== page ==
Navy frigate to defend Taiwan fishermen
Taiwan sent a navy frigate with anti-ship missiles Tuesday, June 26, to defend fishermen who repeatedly have been chased from disputed East China Sea waters by Japanese patrol boats.
"This area belongs to us historically, geographically and legally. There is no question about it," Wang told reporters before boarding on Tuesday.
"We must defend our sovereignty and protect our fishing rights," said
The cluster of tiny, uninhabited islands in the East China Sea provides access to the fishing grounds and possible oil deposits.
"It's good to see it's finally our turn to scare the Japanese. They have always bullied us and make us feel we are thieves at sea," a fisherman in Suao told local cable news network, TVBS.
Taiwan military officials said the U.S.-made frigate equipped with anti-ship missiles would sail to the disputed waters but not go as far as the Diaoyu islands.
About 50 fishing boats from Taiwan sailed to the waters this month in a protest to challenge Tokyo's claim. Japan sent helicopters to monitor the event but avoided a conflict by not sending patrol boats.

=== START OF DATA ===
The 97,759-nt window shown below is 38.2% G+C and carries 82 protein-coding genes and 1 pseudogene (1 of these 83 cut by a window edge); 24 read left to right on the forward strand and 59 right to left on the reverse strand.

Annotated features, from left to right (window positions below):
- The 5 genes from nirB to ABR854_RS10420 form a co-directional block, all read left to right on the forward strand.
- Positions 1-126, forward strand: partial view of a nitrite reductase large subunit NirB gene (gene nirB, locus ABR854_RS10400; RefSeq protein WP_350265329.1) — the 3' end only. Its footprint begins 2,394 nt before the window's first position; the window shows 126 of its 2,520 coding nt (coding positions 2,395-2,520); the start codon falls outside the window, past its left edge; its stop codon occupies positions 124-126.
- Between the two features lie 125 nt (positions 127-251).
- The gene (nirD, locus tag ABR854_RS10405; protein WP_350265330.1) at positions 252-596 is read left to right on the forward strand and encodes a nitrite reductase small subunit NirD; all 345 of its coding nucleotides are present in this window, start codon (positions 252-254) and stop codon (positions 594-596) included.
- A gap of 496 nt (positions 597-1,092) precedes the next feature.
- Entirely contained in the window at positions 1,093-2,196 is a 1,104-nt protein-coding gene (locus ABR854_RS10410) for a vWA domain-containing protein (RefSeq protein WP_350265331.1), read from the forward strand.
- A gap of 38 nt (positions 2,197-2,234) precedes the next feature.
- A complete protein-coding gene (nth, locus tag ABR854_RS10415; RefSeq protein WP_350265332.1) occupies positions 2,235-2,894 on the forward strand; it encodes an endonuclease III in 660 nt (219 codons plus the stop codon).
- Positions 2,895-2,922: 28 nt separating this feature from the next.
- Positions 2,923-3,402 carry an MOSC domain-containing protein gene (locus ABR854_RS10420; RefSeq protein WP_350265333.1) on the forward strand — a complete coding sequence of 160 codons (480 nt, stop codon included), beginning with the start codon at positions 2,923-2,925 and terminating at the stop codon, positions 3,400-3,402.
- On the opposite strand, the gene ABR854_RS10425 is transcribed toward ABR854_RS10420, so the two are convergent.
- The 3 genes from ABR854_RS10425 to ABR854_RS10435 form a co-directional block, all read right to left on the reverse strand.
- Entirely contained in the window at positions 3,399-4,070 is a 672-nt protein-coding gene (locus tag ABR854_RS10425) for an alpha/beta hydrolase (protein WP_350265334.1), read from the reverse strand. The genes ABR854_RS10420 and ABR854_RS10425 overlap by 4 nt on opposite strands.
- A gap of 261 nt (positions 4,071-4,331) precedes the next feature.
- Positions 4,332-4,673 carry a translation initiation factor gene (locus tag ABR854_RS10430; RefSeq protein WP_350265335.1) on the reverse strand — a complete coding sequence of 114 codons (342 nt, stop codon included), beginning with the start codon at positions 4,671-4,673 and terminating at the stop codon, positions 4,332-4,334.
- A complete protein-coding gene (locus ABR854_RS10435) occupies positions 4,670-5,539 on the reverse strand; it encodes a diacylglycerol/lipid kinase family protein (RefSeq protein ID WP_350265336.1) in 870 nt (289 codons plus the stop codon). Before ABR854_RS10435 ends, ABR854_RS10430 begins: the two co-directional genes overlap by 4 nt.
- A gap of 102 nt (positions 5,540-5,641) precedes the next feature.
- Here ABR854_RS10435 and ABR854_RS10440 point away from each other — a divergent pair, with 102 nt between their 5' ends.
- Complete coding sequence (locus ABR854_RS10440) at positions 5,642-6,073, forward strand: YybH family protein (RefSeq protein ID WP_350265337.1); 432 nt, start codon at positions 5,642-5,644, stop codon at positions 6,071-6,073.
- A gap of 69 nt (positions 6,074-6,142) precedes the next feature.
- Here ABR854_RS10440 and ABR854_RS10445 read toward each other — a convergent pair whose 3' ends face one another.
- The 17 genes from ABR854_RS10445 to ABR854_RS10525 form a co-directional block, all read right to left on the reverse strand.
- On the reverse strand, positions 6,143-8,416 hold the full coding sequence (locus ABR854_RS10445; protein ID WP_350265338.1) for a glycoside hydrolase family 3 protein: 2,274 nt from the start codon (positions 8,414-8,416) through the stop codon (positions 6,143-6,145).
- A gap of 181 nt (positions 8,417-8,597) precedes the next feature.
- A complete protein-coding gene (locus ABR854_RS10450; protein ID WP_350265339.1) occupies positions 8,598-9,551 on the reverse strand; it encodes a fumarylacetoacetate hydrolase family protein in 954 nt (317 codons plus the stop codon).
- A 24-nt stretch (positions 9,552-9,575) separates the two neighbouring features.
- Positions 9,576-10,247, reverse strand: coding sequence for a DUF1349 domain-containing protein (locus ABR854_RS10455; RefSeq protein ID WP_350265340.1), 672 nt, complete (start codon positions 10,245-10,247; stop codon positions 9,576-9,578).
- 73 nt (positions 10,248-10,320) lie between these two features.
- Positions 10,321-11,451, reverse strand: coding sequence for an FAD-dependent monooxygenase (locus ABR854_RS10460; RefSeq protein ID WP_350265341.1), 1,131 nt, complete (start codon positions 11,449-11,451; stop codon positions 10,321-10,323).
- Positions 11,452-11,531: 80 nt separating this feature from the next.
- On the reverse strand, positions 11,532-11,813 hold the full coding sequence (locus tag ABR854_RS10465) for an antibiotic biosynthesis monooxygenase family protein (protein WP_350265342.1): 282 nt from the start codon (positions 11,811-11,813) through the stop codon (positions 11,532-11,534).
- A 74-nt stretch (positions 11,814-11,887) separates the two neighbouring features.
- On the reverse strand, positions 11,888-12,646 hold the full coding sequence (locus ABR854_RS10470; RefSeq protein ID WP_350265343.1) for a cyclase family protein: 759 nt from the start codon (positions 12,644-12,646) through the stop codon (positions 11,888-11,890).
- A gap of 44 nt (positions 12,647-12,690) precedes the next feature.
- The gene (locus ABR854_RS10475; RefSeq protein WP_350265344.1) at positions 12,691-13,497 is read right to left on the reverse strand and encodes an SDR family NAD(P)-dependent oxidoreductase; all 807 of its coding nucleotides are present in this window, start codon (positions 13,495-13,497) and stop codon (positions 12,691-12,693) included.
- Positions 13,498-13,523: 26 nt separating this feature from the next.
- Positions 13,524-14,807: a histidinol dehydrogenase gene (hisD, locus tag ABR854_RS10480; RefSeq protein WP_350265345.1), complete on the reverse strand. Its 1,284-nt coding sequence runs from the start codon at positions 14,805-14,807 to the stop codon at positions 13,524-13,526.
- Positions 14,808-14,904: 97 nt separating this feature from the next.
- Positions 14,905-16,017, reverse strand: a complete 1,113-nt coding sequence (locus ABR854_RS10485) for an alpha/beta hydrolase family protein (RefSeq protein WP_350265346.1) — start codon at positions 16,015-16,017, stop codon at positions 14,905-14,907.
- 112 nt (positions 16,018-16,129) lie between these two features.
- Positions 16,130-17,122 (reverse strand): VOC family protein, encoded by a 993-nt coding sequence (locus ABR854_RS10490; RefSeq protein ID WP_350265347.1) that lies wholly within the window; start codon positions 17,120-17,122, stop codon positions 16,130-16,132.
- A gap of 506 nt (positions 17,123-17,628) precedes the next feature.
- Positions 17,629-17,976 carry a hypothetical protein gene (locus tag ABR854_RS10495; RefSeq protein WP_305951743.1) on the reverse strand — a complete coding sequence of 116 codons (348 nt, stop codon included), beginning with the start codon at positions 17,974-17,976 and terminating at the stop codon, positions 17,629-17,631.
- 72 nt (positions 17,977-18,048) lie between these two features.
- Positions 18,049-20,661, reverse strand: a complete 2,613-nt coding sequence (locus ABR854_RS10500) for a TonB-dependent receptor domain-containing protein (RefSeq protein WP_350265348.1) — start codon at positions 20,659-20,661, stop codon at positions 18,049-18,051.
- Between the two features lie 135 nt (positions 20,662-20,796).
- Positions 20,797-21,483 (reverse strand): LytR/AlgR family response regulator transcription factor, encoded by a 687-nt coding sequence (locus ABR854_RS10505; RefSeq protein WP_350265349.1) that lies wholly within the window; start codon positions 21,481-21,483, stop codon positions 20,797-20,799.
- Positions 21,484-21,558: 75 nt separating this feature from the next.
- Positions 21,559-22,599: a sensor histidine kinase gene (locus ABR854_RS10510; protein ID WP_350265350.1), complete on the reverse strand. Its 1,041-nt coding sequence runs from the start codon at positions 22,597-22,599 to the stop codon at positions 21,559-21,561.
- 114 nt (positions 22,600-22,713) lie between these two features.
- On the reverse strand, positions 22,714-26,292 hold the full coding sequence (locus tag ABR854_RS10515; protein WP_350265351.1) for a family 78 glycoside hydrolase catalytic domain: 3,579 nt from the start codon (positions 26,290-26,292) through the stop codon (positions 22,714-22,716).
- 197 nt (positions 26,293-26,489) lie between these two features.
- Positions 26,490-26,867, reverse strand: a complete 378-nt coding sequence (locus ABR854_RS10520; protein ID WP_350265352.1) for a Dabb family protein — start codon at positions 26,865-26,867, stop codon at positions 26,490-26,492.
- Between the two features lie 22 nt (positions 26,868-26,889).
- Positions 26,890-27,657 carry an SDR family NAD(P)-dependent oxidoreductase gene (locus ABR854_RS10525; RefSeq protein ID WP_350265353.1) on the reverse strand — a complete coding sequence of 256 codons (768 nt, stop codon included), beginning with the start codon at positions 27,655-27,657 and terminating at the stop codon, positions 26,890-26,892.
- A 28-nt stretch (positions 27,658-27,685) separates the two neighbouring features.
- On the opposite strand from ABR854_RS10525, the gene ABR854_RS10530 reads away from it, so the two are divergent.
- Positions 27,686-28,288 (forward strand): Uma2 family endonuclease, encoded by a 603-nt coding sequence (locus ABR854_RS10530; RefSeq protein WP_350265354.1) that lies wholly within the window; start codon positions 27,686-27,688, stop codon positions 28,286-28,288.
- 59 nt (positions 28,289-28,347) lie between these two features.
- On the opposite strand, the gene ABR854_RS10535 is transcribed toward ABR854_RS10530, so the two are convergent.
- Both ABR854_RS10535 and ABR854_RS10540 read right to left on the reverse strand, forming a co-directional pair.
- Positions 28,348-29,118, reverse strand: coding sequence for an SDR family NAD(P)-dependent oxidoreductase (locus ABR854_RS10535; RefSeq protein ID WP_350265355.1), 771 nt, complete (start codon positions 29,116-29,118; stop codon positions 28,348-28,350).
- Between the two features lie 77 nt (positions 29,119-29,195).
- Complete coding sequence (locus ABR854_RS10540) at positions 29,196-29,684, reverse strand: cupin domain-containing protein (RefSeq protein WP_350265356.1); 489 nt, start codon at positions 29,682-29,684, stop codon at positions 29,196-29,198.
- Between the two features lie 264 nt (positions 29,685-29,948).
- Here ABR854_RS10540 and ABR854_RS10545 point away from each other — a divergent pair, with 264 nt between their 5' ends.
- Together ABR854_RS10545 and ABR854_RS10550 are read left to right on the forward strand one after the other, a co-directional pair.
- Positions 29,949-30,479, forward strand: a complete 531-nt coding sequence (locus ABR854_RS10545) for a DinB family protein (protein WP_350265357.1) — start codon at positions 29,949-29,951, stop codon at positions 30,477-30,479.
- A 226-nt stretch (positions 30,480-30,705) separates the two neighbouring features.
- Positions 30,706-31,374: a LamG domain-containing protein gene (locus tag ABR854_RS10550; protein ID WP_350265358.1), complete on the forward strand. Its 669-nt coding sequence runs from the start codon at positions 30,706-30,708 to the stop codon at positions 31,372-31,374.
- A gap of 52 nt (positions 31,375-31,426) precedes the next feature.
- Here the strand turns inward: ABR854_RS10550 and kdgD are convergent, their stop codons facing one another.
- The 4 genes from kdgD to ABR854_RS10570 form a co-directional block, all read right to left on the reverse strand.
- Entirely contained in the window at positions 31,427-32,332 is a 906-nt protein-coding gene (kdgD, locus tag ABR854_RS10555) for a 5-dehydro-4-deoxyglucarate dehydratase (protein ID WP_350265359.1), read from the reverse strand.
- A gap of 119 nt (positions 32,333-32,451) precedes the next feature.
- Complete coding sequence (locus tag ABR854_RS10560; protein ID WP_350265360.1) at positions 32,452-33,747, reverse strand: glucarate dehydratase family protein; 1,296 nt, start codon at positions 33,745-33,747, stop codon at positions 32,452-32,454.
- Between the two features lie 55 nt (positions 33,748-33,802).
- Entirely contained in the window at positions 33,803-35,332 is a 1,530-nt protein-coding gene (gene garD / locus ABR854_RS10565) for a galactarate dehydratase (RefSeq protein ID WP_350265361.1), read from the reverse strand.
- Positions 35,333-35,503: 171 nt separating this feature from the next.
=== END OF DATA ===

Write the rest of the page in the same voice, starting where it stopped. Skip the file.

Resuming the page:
Taiwan has said more than 10 of its fishing boats in the area had been expelled or detained by Japan this year and urged Tokyo to resolve the issue quickly through negotiations.
Japan's representative in Taipei, Tadashi Ikeda, warned Taiwan on Monday that plans for the frigate's trip were inappropriate, saying the military should not be brought into a fishing dispute.
The 3,800-ton "Fengyang," equipped with anti-ship missiles, was to sail 60 nautical miles (110 kilometers) to the group of uninhabited islands north of Taiwan known as Sakashima in Japan and Hsientao in Taiwan. The waters surrounding the islands are rich in fish.
Taiwan has long avoided sending naval ships to protect its fishing boats against interference by Japanese patrol boats, fearing conflict with Japan, major trading partner.
The decision to send the frigate follows complaints by fishermen that Taiwanese authorities have not done enough to protect them from Japanese patrol boats in the disputed area.
Japan often fines ship owners and impounds Taiwanese fishing vessels that enter the waters.